Robert Fuller: Backdrop, camera, action for perfect wildlife photos

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This year’s stunning autumn display has inspired me to get out and capture the blaze of colour on camera.

I wanted to photograph the way in which the October sunshine lit up the beautiful russets and golds to use as a backdrop for my paintings.

I often paint directly from photographs and create my compositions by first photographing a wildlife subject and then placing it against a background photograph of seasonal foliage.

A recent composition of mine featured a fieldfare among a windfall of autumn fruits. I attracted this winter migrant bird by putting apples out in my garden and photographed it from my kitchen window. More apples were needed to make the perfect picture, so I grabbed a few from the fruit bowl to copy onto my painting in the studio.

Once, I was given a tiny hoglet to hand rear, which I kept in my back porch until it was big enough to survive on its own. It seemed fair enough to employ it as a painting model in exchange. And so one day, when it was over half grown, I placed it in a colourful pile of autumn leaves. I was poised to capture the moment it unfurled.

To get the best shots, I often have to create somewhere for animals and birds to live and breed first. I even go on to provide them with food to guarantee regular visits. Once I’ve got them established in an area I will then build a set around this location. This will feature props for them to pose on, a hide close by for me to photograph them from as well as surveillance cameras so I can study their movements 24/7.

Last year I encouraged wild weasels into my garden by putting out food for them in a specially designed ‘feeding’ box. Next, I found some elderberry roots and put them over the top of the box, so that the weasels would scurry in and out of the roots and give me a chance to capture their elusive movements.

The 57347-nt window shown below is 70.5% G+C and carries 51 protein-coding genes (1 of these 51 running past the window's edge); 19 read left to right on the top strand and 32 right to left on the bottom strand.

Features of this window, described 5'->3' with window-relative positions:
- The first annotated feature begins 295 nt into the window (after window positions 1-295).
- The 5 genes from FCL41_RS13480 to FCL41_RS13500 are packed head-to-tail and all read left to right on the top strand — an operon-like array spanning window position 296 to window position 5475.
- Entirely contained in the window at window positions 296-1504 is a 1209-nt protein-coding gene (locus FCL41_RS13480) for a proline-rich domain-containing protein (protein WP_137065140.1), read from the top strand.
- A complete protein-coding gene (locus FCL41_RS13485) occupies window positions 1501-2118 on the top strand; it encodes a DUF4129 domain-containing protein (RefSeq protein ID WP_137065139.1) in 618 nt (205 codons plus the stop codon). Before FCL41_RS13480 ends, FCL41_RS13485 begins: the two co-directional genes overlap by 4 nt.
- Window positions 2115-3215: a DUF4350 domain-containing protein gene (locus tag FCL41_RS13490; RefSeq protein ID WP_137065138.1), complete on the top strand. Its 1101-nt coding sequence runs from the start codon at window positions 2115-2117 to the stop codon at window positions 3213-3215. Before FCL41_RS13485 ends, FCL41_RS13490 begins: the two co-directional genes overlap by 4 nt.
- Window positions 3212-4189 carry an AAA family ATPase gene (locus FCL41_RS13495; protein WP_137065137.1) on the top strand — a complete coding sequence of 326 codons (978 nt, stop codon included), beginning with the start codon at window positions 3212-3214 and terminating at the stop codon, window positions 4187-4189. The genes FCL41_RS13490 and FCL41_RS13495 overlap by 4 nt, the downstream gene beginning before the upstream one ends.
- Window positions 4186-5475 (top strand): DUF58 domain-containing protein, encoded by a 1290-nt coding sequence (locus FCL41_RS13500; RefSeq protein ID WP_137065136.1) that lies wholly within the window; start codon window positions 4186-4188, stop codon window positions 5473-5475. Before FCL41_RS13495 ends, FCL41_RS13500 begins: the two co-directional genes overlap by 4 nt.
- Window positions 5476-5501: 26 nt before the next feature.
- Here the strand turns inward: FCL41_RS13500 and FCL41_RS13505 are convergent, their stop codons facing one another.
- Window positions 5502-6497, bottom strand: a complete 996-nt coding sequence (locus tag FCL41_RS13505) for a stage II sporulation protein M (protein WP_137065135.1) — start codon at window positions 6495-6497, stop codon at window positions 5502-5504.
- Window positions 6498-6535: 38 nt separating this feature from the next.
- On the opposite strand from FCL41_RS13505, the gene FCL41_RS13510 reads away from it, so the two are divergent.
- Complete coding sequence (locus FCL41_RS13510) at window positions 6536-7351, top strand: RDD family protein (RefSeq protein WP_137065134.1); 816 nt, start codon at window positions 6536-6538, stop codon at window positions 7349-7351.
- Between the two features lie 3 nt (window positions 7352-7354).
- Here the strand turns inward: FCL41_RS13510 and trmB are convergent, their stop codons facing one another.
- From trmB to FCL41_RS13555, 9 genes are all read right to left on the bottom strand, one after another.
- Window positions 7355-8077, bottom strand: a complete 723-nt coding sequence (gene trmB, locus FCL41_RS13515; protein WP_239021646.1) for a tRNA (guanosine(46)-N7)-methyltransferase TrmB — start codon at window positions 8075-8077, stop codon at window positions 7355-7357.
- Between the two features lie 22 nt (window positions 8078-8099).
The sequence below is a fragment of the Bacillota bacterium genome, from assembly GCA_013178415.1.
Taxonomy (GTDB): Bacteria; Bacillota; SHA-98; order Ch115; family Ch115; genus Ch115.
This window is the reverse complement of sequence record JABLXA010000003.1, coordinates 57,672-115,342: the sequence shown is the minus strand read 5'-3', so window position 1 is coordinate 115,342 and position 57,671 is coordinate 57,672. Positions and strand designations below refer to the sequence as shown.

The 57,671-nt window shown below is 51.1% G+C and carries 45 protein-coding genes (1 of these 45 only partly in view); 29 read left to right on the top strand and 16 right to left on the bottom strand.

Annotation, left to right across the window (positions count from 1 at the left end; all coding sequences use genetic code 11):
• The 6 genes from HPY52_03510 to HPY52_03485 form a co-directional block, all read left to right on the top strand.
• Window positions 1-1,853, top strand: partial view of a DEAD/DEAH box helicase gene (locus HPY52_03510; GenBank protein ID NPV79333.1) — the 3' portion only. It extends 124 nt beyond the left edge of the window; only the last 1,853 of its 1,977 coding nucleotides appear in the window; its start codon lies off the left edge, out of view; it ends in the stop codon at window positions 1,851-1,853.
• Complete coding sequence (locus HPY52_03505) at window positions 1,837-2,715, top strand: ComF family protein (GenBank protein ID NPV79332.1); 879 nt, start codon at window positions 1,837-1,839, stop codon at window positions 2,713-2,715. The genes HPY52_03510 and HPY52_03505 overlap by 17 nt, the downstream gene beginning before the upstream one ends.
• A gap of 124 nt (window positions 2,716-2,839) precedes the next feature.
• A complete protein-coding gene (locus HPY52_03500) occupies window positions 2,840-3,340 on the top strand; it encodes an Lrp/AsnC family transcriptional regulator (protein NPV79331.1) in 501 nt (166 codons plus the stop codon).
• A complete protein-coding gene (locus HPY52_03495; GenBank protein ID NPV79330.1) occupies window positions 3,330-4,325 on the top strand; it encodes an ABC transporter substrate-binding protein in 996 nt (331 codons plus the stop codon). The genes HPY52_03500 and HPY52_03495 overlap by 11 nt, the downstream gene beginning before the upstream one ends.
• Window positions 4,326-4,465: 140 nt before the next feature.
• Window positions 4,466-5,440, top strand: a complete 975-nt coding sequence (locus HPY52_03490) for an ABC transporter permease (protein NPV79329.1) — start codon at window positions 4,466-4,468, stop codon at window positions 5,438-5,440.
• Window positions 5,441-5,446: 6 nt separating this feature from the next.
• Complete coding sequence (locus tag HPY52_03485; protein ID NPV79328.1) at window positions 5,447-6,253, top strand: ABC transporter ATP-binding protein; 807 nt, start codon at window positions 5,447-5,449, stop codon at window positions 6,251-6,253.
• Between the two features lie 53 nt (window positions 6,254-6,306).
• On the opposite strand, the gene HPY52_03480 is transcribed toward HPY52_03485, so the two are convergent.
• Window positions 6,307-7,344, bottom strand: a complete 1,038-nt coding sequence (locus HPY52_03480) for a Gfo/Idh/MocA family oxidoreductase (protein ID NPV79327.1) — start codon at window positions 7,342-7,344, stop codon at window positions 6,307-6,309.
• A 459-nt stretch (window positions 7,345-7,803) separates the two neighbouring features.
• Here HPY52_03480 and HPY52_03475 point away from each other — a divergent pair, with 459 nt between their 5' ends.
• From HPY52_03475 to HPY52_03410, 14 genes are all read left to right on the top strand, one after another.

To make the scene seasonal I placed leaves around the elderberry. I wanted to capture the weasel as it emerged through the pile of hawthorn and maple foliage. I was aiming for a picture that really encapsulated autumn, the rich colours of the leaves complementing the warmth of this animal’s soft brown pelt.

But the project soon came to a frustrating halt. Every time I arranged the leaves, a gust of wind would blow them away. After thinking this over, I decided the answer was to nail each leaf to the entrance.

I used fine panel pins which would be small enough not to show up in the resulting photograph. Unfortunately these were new and had a bright metallic sheen that gleamed through the leaf litter. So I decided I needed to turn them a complementary colour and returned to my workshop to burn them with a blow torch in a bed of wood shavings. This took the shine off the pins, turning them a dark, dull grey. To make them a rusty orange colour to match the leaves, I then sprinkled salt on them, sprayed them with water and left them outside for a day or two.